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'I Felt The Entire Room Shake.' Partial Building Collapse In Surfside Leaves One Dead, Many Injured

 View of a partial building collapse of the Champlain Towers in Surfside
Daniel Rivero
View of the partial building collapse of the Champlain Towers South in Surfside

This post has been updated.

The partial collapse of the Champlain Towers South building in Surfside early Thursday morning sounded at first like thunder, like a low-flying military plane or like a sudden rush of wind. Two, or even three, sounds boomed through the late-night sky as the building collapsed — according to nearby witnesses and people in the building.

As the smoke cleared, at least one death has been confirmed by Miami-Dade Fire Rescue with several injured, and many more expected, due to the collapse. As least 99 people are believed to be missing following the tragic incident.

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Albert Aguero was on vacation with his wife and two teenage children. They came down a few days ago from New Jersey to stay at the Champlain Towers South building.

“It woke me up. I felt the entire room shake. [My wife] jumped out of bed to check on the kids. They were okay. We looked out the balcony. It was all a cloud of smoke,” Aguero said.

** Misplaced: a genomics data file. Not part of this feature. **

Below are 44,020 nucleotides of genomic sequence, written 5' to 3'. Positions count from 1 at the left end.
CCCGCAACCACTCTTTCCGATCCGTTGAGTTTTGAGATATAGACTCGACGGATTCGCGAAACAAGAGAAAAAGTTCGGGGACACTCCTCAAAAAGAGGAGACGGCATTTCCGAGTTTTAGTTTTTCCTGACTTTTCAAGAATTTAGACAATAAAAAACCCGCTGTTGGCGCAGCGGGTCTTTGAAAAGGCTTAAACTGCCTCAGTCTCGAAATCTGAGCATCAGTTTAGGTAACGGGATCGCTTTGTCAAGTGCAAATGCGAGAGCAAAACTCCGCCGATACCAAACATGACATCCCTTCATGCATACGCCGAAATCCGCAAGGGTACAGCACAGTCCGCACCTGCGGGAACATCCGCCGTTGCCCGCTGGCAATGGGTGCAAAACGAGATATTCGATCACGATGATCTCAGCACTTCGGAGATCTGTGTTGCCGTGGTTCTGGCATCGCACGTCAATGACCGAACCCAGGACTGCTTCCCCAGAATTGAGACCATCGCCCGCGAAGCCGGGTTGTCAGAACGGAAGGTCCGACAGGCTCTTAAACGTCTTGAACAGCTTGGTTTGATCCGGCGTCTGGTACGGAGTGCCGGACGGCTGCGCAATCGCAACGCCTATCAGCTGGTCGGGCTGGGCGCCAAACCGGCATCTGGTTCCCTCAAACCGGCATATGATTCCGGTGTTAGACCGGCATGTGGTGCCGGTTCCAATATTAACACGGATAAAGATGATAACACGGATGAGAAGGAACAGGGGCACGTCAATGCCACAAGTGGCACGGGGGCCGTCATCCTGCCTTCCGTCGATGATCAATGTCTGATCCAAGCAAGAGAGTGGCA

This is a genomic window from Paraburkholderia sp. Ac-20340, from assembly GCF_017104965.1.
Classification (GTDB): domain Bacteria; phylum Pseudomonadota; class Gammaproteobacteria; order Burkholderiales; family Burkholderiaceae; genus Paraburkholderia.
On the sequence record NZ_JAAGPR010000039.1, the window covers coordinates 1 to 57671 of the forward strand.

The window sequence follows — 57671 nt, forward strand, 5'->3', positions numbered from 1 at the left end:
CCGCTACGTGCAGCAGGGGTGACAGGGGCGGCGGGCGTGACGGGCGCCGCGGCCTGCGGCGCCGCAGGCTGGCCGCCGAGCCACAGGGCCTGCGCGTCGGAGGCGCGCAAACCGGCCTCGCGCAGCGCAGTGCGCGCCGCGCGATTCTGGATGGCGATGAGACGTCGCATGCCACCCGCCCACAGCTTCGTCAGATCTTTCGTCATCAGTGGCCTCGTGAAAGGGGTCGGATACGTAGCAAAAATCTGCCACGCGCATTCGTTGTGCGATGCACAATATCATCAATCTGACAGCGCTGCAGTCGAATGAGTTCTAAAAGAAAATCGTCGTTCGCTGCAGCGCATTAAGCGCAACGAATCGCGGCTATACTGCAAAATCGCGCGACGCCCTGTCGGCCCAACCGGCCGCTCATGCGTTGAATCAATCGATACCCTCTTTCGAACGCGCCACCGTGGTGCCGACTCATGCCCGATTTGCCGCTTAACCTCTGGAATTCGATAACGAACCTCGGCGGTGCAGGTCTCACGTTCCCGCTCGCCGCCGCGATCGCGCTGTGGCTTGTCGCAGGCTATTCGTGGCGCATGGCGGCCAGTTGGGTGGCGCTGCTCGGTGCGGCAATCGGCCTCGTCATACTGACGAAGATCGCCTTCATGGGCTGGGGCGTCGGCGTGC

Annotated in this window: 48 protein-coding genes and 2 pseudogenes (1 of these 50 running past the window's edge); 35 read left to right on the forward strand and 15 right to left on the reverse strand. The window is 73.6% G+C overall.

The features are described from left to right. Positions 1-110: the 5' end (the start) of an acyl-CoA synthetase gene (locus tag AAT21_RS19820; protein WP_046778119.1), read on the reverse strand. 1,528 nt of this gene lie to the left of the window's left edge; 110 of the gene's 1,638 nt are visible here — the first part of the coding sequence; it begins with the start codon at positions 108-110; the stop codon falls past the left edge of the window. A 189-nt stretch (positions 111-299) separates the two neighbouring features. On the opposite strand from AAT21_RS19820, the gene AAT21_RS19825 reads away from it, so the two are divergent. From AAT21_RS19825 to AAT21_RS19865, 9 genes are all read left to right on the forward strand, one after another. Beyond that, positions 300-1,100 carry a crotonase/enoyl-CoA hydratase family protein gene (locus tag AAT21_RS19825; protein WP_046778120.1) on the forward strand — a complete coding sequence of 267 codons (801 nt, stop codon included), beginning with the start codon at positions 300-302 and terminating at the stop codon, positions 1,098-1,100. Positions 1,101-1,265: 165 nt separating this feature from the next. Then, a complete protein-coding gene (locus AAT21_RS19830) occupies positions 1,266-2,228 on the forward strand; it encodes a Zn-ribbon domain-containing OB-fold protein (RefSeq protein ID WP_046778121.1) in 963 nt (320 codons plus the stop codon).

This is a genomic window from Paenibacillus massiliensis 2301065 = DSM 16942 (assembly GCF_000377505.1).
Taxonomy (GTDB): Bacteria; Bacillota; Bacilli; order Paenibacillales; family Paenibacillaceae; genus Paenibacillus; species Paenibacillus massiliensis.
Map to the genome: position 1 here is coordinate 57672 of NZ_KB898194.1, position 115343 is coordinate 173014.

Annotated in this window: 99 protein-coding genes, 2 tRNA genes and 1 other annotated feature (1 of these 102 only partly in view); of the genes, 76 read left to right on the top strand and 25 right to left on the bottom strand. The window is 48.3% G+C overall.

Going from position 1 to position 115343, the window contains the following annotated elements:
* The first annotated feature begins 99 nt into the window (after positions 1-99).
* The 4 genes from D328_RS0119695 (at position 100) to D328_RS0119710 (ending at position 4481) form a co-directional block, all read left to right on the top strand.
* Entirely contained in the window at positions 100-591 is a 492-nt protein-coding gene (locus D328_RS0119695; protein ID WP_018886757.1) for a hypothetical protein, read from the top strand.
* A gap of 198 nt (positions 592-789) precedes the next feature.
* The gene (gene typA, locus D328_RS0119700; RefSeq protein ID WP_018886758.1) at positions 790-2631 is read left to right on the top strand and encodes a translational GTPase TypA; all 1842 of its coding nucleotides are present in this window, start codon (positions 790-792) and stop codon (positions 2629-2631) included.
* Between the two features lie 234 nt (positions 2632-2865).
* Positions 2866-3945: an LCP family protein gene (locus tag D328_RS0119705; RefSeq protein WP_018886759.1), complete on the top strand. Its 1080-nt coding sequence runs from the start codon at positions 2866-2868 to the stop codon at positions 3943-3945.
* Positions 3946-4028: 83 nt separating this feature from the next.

Miami-Dade Fire Rescue arrived at the scene and Aguero shouted down whether he should try to escape, and he was told yes.

We still didn't know how urgent it was. When we stepped outside of the apartment, I looked to the left and the roof was completely caved in on the apartment to our left. Looked forward, which is where the elevators are, and it was just the shaft in a hole,” he said.

The question of life and potential death came within a few feet of the family.

“If that’s another maybe fifteen feet to the left, we lose our apartment and I’m not standing here right now,” said Justin Willis, Aguero’s son.

View of the partial building collapse of the Champlain Towers in Surfside
Daniel Rivero
View of the partial building collapse of the Champlain Towers in Surfside

The family rushed down a partially-collapsed staircase, helping an elderly woman escape on the third floor.

“Once we finally made it out to the sand and we actually could look at the damage, and what had actually happened, I think that’s when it kind of hit home,” said Aguero.

Ann Citron was just about to go to sleep at the Champlain Towers North building, where she was staying with her husband and two friends. The group just drove down from Tampa on Wednesday.

“There was a huge rumble, like a military plane was passing like really low. And then another bigger rumble. And then the alarms went off and I went to the window to see, but we were on the side, so we can't see anything. And then we go to the staircase and there's all this dust in the staircase,” she said.

The group fled to the street level and everything was in a state of chaos.

“Fire trucks were pulling up and these people outside and people just saying they were trapped,” she said, fighting through tears. “Those people in the balconies with flashlights, with their phones just waiting to be rescued, calling out that they couldn't get down.”